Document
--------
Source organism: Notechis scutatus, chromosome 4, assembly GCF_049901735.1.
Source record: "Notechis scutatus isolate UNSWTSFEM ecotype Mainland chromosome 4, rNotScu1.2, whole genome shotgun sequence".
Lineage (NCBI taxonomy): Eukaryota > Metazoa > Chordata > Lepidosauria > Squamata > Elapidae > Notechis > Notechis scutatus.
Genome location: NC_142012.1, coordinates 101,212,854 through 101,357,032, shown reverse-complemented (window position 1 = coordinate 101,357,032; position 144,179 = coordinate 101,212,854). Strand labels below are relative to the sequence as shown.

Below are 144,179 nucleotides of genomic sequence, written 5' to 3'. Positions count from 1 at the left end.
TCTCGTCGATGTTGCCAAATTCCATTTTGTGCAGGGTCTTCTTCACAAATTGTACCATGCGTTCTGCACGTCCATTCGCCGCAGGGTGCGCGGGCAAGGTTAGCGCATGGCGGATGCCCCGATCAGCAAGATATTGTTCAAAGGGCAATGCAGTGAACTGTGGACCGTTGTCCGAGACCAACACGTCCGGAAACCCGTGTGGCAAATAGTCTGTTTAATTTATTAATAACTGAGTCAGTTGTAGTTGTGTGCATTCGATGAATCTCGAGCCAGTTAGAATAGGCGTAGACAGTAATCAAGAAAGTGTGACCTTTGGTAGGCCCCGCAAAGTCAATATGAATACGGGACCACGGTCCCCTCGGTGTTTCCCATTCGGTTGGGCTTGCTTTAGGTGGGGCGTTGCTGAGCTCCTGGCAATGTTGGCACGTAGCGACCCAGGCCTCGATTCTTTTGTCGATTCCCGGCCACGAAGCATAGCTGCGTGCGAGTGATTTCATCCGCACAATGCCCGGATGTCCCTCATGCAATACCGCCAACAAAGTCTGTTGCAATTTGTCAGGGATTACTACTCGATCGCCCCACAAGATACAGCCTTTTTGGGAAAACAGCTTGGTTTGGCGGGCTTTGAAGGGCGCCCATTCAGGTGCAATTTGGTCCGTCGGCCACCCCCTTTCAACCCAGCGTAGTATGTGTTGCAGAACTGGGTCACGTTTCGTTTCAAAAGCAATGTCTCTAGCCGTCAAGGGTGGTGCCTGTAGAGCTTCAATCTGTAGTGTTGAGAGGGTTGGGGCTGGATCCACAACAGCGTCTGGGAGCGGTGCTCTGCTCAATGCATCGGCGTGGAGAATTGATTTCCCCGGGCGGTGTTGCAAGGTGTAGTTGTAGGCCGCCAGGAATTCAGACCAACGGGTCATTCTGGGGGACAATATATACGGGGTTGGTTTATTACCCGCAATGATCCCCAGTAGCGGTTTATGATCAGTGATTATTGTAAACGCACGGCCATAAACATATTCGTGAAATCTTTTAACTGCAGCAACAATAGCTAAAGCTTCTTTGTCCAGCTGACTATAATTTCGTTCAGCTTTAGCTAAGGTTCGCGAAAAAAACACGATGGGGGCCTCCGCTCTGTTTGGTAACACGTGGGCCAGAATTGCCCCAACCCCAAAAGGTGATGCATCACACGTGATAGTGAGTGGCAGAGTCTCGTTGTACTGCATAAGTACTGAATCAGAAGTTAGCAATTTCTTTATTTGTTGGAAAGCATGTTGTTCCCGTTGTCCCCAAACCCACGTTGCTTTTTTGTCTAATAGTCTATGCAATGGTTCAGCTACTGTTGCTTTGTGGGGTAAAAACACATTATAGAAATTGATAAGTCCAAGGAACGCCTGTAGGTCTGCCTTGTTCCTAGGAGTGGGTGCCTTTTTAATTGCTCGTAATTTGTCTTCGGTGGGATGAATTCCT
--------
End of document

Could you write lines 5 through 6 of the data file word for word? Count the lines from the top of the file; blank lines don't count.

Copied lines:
Below are 144,179 nucleotides of genomic sequence, written 5' to 3'. Positions count from 1 at the left end.
TCTCGTCGATGTTGCCAAATTCCATTTTGTGCAGGGTCTTCTTCACAAATTGTACCATGCGTTCTGCACGTCCATTCGCCGCAGGGTGCGCGGGCAAGGTTAGCGCATGGCGGATGCCCCGATCAGCAAGATATTGTTCAAAGGGCAATGCAGTGAACTGTGGACCGTTGTCCGAGACCAACACGTCCGGAAACCCGTGTGGCAAATAGTCTGTTTAATTTATTAATAACTGAGTCAGTTGTAGTTGTGTGCATTCGATGAATCTCGAGCCAGTTAGAATAGGCGTAGACAGTAATCAAGAAAGTGTGACCTTTGGTAGGCCCCGCAAAGTCAATATGAATACGGGACCACGGTCCCCTCGGTGTTTCCCATTCGGTTGGGCTTGCTTTAGGTGGGGCGTTGCTGAGCTCCTGGCAATGTTGGCACGTAGCGACCCAGGCCTCGATTCTTTTGTCGATTCCCGGCCACGAAGCATAGCTGCGTGCGAGTGATTTCATCCGCACAATGCCCGGATGTCCCTCATGCAATACCGCCAACAAAGTCTGTTGCAATTTGTCAGGGATTACTACTCGATCGCCCCACAAGATACAGCCTTTTTGGGAAAACAGCTTGGTTTGGCGGGCTTTGAAGGGCGCCCATTCAGGTGCAATTTGGTCCGTCGGCCACCCCCTTTCAACCCAGCGTAGTATGTGTTGCAGAACTGGGTCACGTTTCGTTTCAAAAGCAATGTCTCTAGCCGTCAAGGGTGGTGCCTGTAGAGCTTCAATCTGTAGTGTTGAGAGGGTTGGGGCTGGATCCACAACAGCGTCTGGGAGCGGTGCTCTGCTCAATGCATCGGCGTGGAGAATTGATTTCCCCGGGCGGTGTTGCAAGGTGTAGTTGTAGGCCGCCAGGAATTCAGACCAACGGGTCATTCTGGGGGACAATATATACGGGGTTGGTTTATTACCCGCAATGATCCCCAGTAGCGGTTTATGATCAGTGATTATTGTAAACGCACGGCCATAAACATATTCGTGAAATCTTTTAACTGCAGCAACAATAGCTAAAGCTTCTTTGTCCAGCTGACTATAATTTCGTTCAGCTTTAGCTAAGGTTCGCGAAAAAAACACGATGGGGGCCTCCGCTCTGTTTGGTAACACGTGGGCCAGAATTGCCCCAACCCCAAAAGGTGATGCATCACACGTGATAGTGAGTGGCAGAGTCTCGTTGTACTGCATAAGTACTGAATCAGAAGTTAGCAATTTCTTTATTTGTTGGAAAGCATGTTGTTCCCGTTGTCCCCAAACCCACGTTGCTTTTTTGTCTAATAGTCTATGCAATGGTTCAGCTACTGTTGCTTTGTGGGGTAAAAACACATTATAGAAATTGATAAGTCCAAGGAACGCCTGTAGGTCTGCCTTGTTCCTAGGAGTGGGTGCCTTTTTAATTGCTCGTAATTTGTCTTCGGTGGGATGAATTCCT